SolarCity is the new Erie Canal

In his 2012 State of the State address, New York Governor Andrew Cuomo announced the Buffalo Billion economic develop plan to revitalize and redevelop the once mighty and still proud industrial city of Buffalo, New York. The purpose of the billion-dollar bet was to turn around a long-suffering city that once was a bustling community. To accomplish this goal, the development plan outlined the following Call To Action:

“We will invest in high-growth areas and the key economic enablers— innovation/entrepreneurship, human capital, revitalization—required to help them succeed. We will meet the challenge to attract additional capital at a 5:1 ratio. To achieve this, we will need institutional capacity, civic will and investment capital. Fortunately, our region has all of this, and more.”

This sentiment is laudable and we at the Kauffman Foundation believe investment in the above areas should result in equitable economic growth. However, upon execution of the plan, the share of the billion that went to those proven economic catalysts was relatively small compared to the massive corporate largess that went to the solar power systems company, SolarCity.

Double down

Buffalo Billion invested $750 million ($350 million from Buffalo Billion, $150 million in Buffalo Billion tax credits, and $250 million from other state funding) to develop the 88-acre high-tech manufacturing facility that will house SolarCity in South Buffalo. Tying this much money to the success of one firm or one industry means that this company must succeed, and continue to succeed, for a long time in order for the investment to realize a return. Buffalo wants to be known as the solar city in the snowy north and that might be the problem.

Buffalo’s growth and prominence in industry through the second half of the 19th century and the first half of the 20th century was beholden to geographic luck and almost totally reliant on the Erie Canal. When the St. Lawrence Seaway opened in 1957, the Erie Canal became obsolete and so too did Buffalo’s single-most important advantage. What followed in Buffalo was unfortunately predictable as it happened in many other cities—decline, white flight, race riots and stagnation. Even the Buffalo Billion Investment Development Plan states:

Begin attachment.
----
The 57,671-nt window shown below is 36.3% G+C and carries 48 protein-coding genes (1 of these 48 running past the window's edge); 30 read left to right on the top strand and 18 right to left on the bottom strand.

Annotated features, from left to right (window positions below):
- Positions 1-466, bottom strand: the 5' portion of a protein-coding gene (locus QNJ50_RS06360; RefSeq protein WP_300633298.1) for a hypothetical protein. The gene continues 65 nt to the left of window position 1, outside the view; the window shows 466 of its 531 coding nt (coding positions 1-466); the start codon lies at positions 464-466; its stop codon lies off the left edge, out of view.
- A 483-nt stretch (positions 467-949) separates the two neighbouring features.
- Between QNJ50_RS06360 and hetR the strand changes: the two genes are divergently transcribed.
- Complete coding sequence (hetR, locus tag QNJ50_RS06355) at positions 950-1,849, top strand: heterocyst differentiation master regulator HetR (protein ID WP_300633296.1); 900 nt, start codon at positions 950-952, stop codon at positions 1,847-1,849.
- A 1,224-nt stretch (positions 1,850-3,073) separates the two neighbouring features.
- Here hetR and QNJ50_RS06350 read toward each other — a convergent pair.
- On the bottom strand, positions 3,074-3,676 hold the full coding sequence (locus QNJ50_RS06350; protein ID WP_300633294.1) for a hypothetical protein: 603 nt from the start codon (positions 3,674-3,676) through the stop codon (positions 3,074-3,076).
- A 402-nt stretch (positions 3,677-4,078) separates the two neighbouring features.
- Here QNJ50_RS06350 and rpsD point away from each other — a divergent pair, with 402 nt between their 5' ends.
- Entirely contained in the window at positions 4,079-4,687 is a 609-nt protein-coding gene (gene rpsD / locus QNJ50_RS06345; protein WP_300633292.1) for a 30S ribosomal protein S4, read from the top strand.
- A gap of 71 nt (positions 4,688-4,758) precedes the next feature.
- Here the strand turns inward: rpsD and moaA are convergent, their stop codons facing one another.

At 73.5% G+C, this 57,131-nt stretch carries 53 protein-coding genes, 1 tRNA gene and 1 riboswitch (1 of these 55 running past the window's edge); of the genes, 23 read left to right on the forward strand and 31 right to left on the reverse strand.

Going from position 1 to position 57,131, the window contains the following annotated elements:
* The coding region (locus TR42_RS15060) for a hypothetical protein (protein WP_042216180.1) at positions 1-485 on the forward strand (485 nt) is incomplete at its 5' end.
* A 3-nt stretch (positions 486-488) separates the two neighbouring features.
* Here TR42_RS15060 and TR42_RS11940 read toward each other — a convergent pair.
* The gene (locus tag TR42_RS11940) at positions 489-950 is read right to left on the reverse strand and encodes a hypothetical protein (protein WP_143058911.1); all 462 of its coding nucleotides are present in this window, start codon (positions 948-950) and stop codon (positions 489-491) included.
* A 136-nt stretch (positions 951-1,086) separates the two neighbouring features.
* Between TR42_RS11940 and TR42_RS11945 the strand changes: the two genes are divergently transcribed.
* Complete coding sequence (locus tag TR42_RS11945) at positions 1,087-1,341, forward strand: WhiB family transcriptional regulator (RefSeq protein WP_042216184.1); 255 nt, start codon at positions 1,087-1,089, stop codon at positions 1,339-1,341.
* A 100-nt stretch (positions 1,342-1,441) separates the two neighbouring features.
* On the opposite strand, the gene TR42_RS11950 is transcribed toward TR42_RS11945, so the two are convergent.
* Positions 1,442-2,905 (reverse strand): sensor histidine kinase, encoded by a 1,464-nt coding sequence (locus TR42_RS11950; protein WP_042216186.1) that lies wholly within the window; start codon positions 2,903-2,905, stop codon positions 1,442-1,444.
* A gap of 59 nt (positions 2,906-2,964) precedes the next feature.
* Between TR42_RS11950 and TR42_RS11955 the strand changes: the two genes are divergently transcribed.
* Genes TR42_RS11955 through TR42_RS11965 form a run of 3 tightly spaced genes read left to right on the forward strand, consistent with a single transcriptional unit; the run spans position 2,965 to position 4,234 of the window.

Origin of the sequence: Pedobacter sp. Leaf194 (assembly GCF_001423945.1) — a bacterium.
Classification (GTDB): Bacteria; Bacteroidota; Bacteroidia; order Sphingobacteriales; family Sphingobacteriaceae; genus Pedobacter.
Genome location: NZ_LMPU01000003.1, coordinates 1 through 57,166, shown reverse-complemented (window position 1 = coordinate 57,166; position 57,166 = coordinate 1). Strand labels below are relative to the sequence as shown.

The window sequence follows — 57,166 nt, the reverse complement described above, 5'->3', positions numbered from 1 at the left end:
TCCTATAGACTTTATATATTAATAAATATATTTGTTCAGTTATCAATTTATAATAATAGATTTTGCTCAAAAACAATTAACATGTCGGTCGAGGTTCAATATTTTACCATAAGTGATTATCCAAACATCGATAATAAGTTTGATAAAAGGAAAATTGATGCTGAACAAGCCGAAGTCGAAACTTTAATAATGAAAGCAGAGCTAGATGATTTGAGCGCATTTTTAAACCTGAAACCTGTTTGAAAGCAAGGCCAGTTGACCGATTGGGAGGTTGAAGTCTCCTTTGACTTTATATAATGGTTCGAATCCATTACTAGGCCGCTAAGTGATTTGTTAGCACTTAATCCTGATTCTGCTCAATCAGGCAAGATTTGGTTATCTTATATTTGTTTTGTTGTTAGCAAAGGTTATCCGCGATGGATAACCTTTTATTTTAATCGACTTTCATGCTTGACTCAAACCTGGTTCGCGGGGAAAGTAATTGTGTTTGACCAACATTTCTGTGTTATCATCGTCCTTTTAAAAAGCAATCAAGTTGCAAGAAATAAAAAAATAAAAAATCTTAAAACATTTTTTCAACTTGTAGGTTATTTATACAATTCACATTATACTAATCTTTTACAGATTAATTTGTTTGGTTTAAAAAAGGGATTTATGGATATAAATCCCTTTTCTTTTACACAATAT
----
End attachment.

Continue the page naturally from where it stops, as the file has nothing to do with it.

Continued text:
“Economists attribute much of [Buffalo’s] decline in the region’s performance to the loss of manufacturing firms and jobs. More than 78,000 jobs have been lost since 1980 and employment grew at less than a quarter of the national rate (9.5% vs. 43%).”

The New Erie Canal

New York has elected to make a big bet to pull Buffalo out of the current trajectory, but the bet should be hedged across a number of options—most of which will fail and a few will succeed. Instead, Buffalo has bet big on one firm in one industry. SolarCity is the new Erie Canal.

I have confidence in Elon Musk’s ability to produce incredibly successful firms—the serial entrepreneur deserves the benefit of the doubt. I even believe that Buffalo will enjoy an immediate economic shot in the arm due directly from the sheer size of this investment. But despite the McKinsey & Company’s rosy prediction of the solar energy market, the unforeseen will occur. It is inevitable that either the solar market or SolarCity will experience a shock. Case in point, mired in a federal corruption investigation, state officials postponed approval of nearly $500 million for the project and in the meantime, SolarCity has watched its stock price “plunge over the past year.” Is Buffalo prepared for that moment or are they doomed to repeat the same cycle of decline due to over dependence on one economic asset?

Now, my intent is not to bash the Buffalo Billion. I personally love bold initiatives, and to be fair, the Buffalo Billion development plan funds innovation, workforce development and human capital to the tune of a little less than $100 million. The problem is not the investments made, but the ratio in which they were made. Entrepreneurship received merely $1 million for a pitch competition. This severely underfunds the very function that will enable Buffalo to survive the inevitable decline of SolarCity. It is entrepreneurship and human capital that affords a community to respond and pivot when faced with economic crises. Vibrant entrepreneurial ecosystems like Silicon Valley and Austin, Texas were born after defense contracts dried up and the community had to adapt to a new reality.

Buffalo should intentionally promote start up creation, loosen regulations that repress knowledge spillovers and labor fluidity, and, broadly speaking, it should take this opportunity to promote a vibrant entrepreneurial ecosystem, an effort that requires far less money and far more leg work. When New York looks to replicate the Buffalo Billion in other communities—perhaps the Rochester Revival—make a big bet, but bet on entrepreneurship as a whole, not a single entrepreneurial firm.


1Buffalo Billion Investment Development Plan
2McKinsey was a consultant on the development plan for the Buffalo Billion.
3A Tangle of Interests Behind Cuomo’s Buffalo 1 Billion Boon for Buffalo 




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